EU referendum: Gove insists Scotland could still vote to leave

A vote for Leave would boost Holyrood, says Michael Gove. Picture: Getty Images
A vote for Leave would boost Holyrood, says Michael Gove. Picture: Getty Images
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Leading Leave campaigner Michael Gove has insisted Scotland could still come out in favour of exiting the European Union as the “enthusiasm and momentum” gathers behind the campaign just nine days before the crunch vote.

The Aberdonian cabinet minister said the decision remains on a “knife-edge” among Scots despite most polls showing clear support for remaining in the EU north of the Border.

Mr Gove hit the campaign trail in Glasgow yesterday and revealed how the issue was “personal” to him after the EU brought about the demise of his father’s fisheries business as a result of the “open seas” common fisheries policy.

“The question of how Scotland votes and the question of the whole of the UK votes is entirely open at the moment,” he said.

“I’m struck by the fact that the enthusiasm and momentum seems to be behind the Leave side.”

The latest polls, across the UK, suggest the Leave campaign is in front, with time running out for Remain to seize back the initiative.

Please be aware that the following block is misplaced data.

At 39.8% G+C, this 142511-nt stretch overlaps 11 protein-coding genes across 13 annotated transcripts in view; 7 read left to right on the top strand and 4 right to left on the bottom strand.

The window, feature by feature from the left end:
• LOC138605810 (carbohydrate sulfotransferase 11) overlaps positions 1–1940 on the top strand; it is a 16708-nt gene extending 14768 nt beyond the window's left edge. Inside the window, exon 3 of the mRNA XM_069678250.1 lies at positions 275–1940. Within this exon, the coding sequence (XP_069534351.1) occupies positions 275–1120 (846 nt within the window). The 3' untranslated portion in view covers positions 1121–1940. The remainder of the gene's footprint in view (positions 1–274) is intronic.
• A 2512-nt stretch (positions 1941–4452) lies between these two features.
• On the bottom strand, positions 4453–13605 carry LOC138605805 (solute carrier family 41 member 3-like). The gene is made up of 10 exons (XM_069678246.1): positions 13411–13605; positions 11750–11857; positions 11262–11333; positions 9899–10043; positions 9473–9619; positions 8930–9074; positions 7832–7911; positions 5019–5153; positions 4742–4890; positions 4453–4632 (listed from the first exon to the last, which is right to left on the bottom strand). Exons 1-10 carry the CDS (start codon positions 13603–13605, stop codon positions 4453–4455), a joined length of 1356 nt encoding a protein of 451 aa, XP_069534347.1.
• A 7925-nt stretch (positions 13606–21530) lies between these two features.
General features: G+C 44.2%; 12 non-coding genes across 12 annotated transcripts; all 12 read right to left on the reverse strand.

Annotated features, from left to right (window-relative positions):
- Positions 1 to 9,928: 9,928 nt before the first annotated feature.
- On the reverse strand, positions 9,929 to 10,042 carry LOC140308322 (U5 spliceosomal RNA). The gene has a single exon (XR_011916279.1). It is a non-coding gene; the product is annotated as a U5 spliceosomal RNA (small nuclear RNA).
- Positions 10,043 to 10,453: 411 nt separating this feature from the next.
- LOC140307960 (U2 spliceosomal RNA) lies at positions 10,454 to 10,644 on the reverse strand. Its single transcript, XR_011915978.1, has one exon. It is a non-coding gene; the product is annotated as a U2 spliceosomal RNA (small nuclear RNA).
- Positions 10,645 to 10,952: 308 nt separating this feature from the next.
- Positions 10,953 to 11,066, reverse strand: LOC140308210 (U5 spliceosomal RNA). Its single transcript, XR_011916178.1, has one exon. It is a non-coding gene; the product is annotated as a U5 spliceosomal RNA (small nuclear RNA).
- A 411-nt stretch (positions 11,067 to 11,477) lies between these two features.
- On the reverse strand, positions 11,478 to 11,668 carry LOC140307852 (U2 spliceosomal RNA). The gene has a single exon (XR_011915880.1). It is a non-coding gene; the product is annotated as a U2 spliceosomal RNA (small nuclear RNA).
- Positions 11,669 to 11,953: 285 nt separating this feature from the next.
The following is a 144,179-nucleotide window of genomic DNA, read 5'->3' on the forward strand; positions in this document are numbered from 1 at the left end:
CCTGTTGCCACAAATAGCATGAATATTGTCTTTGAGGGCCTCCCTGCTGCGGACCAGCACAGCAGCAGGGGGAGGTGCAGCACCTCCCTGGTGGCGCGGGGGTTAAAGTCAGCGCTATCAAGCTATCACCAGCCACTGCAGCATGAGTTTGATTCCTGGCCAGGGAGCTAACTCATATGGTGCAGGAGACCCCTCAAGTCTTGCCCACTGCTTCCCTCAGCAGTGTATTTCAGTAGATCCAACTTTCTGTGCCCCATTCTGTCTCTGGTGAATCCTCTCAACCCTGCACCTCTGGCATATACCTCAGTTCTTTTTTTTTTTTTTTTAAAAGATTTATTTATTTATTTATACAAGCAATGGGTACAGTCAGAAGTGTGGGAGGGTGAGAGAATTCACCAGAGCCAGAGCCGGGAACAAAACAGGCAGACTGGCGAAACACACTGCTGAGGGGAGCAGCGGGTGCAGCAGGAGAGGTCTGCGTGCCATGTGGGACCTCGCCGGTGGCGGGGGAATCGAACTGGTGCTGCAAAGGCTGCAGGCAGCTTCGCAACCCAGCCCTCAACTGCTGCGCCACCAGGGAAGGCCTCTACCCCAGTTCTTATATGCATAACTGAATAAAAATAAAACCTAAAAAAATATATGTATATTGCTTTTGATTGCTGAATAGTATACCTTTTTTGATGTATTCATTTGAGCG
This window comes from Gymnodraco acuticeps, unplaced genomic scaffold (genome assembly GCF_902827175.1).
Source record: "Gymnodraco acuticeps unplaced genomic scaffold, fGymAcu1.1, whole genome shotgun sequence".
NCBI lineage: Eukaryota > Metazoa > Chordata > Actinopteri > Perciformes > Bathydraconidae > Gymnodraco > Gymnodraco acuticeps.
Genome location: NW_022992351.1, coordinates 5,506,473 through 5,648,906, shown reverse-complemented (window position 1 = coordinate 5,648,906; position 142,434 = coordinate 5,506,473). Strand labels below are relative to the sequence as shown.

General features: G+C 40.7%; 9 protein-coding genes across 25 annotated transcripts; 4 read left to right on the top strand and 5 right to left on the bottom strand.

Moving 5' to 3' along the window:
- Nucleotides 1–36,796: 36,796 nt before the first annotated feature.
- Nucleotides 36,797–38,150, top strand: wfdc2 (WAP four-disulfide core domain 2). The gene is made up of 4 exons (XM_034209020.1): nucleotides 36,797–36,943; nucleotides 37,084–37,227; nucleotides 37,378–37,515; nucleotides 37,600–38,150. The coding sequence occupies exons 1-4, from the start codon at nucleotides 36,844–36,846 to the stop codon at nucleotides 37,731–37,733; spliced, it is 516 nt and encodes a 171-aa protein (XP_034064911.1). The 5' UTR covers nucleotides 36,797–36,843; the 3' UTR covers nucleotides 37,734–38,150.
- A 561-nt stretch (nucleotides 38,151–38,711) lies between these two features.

“The ultimate result is on a knife edge,” Mr Gove added.

The Justice Secretary insisted a Leave vote, even if Scotland votes to stay, will not give the SNP a mandate for a second independence referendum, but said the Scottish Parliament will “gain in powers.”

He added: “It will have control over agriculture, fisheries, potentially some social areas. It seems to me that if you’re aim is to strengthen Holyrood then voting to leave the EU is a surefire way of allowing the Scottish agriculture minister to take back control of agriculture and fisheries.”

Mr Gove admitted that the impact of EU policies on the fishing industry in his native North-east made the issue more acute for him. “I remember when I went university that there were people talking about Europe in a quite abstract terms. The reality of Europe for me had been seeing people lose their jobs.”

He insisted Scotland could enjoy new controls over immigration if the UK leaves the EU.

He said: “Under any proposals we put forward we believe that a points-based immigration policy, similar to the one that was actually put forward as a model for an independent Scotland by Nicola Sturgeon, would be the right approach.”

“Former first mninister Alex Salmond said:“The Lord Chancellor is talking nonsense on ermine-clad stilts – what is standing in the way of Scotland having the immigration powers we need isn’t the EU, it’s the UK government.”

Scottish Liberal Democrat leader Willie Rennie said: “Michael Gove is trying to convince us that he is open to more immigration when in reality he favours the harshest anti-migrant policy you can possibly imagine.

“The truth is that a vote to leave the EU would put our immigration policy in the hands of a Tory Party in thrall to Nigel Farage.

“If Michael Gove seriously expects us to believe that this would result in Scotland getting greater control over immigration then he is delusional.”